Several Green Country cities are banning e-cigarettes on public property. City officials say it's for health reasons, but others say it's because they're being handed cash incentives.
Cities can get anywhere from $4,000 to $275,000 for being certified as a, "healthy," city by the state. That certification now includes banning e-cigs. Some say that money is why both Tahlequah and Skiatook passed these bans.
The Healthy Communities Incentive Grants require cities to ban e-cigarettes on city property. Cities that do so can be awarded up to $275,000 by Oklahoma's Tobacco Settlement Endowment Trust.
But Skiatook City Manager Dan Yancey said that's not why their city made the ban.
"It's health reasons. It just makes sense because there's too many unknowns," Yancey said.
He said Governor Mary Fallin's e-cig ban on state property reinforced their decision.
"In fact, we had the initiative going before we realized the state was on the same track," said Yancey.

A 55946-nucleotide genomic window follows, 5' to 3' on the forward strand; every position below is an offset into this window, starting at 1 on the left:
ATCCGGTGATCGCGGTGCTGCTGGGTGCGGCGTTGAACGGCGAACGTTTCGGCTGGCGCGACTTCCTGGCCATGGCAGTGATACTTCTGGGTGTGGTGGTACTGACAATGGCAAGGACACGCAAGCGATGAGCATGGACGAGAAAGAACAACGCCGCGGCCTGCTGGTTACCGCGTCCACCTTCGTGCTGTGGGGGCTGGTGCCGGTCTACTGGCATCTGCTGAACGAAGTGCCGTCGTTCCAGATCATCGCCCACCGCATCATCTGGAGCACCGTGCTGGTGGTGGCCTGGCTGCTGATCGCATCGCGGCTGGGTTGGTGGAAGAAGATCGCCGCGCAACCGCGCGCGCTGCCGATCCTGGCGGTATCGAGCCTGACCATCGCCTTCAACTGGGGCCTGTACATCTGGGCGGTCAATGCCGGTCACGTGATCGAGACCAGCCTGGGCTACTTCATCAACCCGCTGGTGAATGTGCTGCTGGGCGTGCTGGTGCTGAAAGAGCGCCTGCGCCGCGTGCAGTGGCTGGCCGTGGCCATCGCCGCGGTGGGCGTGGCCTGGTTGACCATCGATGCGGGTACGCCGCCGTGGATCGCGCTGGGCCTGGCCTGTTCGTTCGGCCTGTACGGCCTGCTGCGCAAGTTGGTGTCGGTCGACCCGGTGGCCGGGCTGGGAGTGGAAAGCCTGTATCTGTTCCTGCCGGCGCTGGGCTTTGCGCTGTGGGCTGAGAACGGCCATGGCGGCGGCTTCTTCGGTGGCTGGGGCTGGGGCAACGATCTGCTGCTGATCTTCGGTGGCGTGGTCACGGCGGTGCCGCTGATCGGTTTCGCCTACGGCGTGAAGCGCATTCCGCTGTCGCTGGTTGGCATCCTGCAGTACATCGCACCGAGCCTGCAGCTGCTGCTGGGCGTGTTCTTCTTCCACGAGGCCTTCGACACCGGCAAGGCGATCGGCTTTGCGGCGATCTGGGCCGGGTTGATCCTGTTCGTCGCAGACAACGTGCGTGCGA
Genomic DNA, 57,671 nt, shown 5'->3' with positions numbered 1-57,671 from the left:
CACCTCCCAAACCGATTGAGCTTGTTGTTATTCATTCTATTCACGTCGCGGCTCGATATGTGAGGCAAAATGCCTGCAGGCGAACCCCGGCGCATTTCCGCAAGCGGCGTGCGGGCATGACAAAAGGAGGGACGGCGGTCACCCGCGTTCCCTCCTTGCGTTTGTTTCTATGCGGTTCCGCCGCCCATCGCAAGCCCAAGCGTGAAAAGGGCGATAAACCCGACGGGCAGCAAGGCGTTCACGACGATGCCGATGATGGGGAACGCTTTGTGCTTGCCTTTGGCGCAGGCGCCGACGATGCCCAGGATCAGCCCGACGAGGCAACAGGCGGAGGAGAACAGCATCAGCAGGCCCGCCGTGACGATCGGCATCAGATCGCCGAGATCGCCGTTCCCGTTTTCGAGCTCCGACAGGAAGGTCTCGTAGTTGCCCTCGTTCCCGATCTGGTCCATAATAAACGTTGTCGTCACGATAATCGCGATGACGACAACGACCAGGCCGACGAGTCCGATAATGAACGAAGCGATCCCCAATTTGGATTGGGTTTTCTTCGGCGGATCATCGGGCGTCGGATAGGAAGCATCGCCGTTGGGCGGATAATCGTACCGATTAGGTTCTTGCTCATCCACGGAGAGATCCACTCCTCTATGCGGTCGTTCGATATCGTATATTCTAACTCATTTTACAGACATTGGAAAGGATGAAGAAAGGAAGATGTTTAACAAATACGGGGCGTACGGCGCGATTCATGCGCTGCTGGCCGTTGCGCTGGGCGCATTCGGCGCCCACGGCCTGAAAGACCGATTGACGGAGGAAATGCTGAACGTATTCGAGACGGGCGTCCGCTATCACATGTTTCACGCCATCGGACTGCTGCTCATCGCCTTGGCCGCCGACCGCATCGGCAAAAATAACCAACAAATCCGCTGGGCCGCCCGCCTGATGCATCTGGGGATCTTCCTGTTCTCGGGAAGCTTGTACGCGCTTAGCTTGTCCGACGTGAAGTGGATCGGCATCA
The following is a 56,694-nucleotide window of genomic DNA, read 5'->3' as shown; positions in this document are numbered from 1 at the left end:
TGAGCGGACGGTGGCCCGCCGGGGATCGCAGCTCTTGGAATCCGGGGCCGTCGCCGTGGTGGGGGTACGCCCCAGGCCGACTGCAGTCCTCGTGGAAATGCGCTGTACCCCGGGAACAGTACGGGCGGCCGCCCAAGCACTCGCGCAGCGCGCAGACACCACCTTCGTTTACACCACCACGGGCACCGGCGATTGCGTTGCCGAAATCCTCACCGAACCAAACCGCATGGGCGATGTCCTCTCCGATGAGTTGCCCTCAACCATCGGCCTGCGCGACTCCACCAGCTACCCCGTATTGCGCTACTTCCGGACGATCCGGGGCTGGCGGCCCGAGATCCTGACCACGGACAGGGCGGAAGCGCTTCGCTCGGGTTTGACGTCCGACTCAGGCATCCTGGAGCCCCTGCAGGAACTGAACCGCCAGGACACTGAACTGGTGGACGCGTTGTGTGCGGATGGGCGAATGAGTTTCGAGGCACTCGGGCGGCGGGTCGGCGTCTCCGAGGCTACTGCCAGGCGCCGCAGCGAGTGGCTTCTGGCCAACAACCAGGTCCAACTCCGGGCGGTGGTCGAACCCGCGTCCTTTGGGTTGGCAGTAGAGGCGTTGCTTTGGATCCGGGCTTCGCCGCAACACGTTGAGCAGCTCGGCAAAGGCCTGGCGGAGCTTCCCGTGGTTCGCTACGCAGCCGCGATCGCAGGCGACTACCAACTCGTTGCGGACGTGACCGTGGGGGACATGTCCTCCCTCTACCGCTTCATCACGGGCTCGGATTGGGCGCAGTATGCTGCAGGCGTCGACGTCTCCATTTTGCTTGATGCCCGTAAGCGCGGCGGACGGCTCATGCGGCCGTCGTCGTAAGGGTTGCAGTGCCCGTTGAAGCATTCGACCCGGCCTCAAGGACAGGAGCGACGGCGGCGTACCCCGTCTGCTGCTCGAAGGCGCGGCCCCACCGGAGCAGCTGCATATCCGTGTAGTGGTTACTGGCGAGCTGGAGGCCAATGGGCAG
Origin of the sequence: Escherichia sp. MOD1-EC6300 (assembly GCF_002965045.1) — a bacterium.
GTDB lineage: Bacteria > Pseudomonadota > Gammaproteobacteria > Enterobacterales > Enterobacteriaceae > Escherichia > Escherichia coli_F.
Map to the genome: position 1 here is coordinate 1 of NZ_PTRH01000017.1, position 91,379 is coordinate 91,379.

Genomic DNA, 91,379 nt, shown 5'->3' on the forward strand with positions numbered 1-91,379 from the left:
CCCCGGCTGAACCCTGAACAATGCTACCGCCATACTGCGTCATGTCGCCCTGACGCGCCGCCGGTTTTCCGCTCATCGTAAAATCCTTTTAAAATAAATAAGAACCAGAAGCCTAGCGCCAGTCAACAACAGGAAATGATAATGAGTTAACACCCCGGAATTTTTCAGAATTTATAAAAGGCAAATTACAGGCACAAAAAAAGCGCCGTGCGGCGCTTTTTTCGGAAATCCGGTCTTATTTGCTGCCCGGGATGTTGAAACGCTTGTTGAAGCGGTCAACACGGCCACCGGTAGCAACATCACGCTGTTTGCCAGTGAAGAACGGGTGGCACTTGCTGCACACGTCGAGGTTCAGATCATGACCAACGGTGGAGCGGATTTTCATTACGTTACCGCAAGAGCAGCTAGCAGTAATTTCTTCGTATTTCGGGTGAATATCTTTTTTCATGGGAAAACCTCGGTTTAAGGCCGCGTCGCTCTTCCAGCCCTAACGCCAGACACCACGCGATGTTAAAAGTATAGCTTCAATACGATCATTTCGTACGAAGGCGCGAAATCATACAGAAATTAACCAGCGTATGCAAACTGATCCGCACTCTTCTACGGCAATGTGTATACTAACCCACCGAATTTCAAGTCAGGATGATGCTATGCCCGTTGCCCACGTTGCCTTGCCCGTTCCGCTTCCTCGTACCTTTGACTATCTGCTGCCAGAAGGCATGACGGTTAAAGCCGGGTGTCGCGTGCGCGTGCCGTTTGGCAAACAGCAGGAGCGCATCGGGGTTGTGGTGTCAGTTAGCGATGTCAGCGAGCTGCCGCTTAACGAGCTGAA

He said city councilors considered the grant money when passing the ban.
"It was unanimous decision. It was easy for them. It made sense for them," Yancey said.
But it doesn't make sense to Maygin Brewer at Skiatook's only e-cig store.
"Vaping does not have the secondhand smoke like smoking does, so I don't see where the big deal is about it, but I also know they're getting grant money for it," Brewer said.
The city of Tahlequah passed the same ban Monday. Tahlequah is certified healthy, and received $8,000 from the grant *before it included the new e-cig criteria.
Mayor Jason Nichols said the city's e-cig ban could mean even more grant money for Tahlequah. Nichols released a statement saying:
"I don't believe [money] was the motivation. It was mostly a matter of public health. Councilors tried to vote based on policy merits, not money."
The amount of grant money awarded is based on a city's population. Ada and Shawnee are two other Oklahoma cities that have banned e-cigs on city property.